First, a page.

4. Positive personal evaluation and self-growth. Let’s face it, 2020 turned our lives upside down. It forced us to look at how we spend our time, our money and how we work and how we educate our children. Many of life’s pleasures have changed. For example: going to coffee with friends, enjoying a meal at a favorite restaurant or putting your kids on a bus for school. We must establish new norms. In five years, I’ll look back to see what changes had lasting effect. How did I change? Am I self-absorbed? How will I have grown as a person? A husband? A father? How will I answer, “Who am I?”

5. Communication. Over the last several years we have been losing the art of communicating, but 2020 solidified that decline. We were like prize fighters in the ring waiting for the fight to begin. Both side thinking they were right, not listening and talking pass each other. We have to breakdown these communication silos and minimize group think. Communication starts with listening and I’ll admit that is not my strong suit. We have to learn how to talk to each other again, and not simply listening for an opening to express our views. By the luck of our birthplace, we live in the greatest country in the world. If we want to give our children a better world we have to communicate better than we have done in 2020.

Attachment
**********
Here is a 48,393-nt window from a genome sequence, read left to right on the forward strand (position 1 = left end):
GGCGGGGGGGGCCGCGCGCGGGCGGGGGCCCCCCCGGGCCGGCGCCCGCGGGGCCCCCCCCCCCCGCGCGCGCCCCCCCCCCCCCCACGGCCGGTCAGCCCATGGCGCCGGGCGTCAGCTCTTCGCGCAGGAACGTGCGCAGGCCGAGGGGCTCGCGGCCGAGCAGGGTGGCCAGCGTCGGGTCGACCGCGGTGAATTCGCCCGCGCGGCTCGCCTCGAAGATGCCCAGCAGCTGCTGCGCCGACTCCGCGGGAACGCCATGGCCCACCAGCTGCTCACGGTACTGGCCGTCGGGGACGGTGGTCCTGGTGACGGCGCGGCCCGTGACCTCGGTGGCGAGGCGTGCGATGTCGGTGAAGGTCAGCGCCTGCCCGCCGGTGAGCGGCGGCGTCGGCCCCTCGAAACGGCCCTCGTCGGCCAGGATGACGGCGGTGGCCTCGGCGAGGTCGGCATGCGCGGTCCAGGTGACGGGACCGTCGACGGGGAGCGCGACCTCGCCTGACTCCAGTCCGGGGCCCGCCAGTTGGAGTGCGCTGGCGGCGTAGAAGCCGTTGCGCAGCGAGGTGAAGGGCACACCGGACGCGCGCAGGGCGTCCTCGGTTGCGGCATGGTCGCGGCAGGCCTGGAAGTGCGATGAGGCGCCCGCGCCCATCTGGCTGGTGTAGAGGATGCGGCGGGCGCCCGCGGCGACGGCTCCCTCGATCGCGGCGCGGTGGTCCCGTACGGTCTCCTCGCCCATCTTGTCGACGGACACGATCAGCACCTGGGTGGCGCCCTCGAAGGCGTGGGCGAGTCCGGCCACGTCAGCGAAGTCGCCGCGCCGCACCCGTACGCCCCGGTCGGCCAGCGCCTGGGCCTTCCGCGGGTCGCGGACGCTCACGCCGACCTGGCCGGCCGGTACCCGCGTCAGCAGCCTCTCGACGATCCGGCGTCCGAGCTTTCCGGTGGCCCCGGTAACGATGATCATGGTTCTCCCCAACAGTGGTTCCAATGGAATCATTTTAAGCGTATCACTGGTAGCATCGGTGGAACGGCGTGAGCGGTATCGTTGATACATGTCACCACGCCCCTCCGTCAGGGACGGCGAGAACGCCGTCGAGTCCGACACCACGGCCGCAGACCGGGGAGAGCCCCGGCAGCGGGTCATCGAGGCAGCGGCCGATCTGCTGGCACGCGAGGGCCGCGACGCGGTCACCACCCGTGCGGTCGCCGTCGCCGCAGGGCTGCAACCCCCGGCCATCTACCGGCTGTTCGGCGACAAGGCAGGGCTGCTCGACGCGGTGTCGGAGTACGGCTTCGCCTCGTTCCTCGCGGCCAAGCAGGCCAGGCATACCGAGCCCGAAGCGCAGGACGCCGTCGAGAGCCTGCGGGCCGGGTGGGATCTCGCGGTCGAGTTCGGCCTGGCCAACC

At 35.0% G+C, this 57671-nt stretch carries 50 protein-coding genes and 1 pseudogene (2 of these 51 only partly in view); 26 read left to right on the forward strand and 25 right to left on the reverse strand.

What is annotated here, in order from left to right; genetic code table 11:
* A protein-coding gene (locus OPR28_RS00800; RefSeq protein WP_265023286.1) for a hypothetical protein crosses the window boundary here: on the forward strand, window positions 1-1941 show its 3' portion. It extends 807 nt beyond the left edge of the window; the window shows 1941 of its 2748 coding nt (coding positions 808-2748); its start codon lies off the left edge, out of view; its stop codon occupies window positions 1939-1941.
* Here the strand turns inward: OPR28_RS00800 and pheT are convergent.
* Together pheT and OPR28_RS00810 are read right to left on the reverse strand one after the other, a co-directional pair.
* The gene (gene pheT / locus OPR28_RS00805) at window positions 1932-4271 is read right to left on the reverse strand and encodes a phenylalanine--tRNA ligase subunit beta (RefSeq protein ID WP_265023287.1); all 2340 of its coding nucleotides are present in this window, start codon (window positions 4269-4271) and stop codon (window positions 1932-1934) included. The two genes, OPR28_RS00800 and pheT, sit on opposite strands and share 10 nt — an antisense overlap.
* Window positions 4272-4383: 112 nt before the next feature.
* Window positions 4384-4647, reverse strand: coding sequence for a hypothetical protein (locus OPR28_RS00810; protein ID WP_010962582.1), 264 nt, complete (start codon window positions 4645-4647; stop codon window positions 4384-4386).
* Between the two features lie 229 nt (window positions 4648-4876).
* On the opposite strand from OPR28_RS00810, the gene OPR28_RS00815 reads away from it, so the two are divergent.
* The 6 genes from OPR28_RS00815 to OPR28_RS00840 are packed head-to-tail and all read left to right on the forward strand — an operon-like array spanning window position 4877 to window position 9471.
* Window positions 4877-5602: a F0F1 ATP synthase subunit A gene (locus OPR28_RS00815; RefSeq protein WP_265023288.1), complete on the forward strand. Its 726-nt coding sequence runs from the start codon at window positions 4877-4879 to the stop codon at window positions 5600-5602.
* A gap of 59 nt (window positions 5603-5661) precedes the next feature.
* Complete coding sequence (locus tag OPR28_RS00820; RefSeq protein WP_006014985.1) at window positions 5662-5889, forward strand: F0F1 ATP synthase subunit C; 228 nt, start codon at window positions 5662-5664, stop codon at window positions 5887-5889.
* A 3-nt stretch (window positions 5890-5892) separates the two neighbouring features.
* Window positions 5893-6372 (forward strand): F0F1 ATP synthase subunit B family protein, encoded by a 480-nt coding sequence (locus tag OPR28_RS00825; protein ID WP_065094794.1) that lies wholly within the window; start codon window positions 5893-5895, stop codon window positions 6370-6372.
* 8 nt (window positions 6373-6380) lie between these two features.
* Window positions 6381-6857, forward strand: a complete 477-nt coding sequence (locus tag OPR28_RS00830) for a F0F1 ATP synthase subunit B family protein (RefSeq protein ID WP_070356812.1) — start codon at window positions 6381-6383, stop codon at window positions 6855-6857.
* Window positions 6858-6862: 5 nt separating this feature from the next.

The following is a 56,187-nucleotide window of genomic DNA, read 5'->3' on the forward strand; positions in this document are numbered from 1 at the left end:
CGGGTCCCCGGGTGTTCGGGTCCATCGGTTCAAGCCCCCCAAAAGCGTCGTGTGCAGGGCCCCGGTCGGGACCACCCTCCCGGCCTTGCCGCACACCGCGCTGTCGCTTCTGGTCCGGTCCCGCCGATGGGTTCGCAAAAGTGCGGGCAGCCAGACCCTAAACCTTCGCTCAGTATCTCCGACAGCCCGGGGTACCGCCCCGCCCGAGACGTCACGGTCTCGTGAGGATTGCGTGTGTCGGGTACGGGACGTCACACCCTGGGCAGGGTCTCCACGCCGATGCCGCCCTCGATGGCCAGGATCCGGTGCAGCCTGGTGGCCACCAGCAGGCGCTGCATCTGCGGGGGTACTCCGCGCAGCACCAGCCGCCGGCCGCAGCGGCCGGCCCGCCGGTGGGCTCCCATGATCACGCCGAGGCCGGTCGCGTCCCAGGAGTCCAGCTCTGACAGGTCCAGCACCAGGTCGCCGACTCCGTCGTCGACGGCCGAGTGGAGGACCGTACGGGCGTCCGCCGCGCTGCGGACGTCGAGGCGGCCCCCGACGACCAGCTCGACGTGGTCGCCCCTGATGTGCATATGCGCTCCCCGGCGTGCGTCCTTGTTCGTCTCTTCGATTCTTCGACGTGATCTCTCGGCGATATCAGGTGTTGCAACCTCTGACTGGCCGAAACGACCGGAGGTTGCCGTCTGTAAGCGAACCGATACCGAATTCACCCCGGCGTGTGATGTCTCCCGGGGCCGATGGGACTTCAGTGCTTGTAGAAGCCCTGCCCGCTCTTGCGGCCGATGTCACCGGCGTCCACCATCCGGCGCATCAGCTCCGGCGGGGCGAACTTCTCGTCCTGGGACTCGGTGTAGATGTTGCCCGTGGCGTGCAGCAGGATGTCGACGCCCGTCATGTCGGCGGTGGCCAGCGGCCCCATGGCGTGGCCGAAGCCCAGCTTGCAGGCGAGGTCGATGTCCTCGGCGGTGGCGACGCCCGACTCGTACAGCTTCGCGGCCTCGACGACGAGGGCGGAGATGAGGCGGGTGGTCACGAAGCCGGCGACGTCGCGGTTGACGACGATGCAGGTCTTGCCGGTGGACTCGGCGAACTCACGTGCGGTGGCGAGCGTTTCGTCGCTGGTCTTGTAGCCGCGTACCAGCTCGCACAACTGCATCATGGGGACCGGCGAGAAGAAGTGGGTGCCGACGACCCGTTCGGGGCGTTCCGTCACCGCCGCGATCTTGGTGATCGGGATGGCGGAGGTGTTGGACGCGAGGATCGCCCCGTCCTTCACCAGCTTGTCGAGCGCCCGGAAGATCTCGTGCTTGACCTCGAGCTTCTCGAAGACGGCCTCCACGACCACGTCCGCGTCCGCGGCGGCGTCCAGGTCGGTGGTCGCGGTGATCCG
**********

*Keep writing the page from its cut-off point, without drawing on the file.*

6. Free time. The pandemic gave me a crash course on time management and what retirement will be like. Suddenly, I had lots of time on my hands.  No more driving to and from work. No more taking the kids to school, soccer practice or music lessons. Gone are those time consuming physical meetings. ZOOM is my new best friend. 2020 taught me time management skills, setting boundaries and what is important.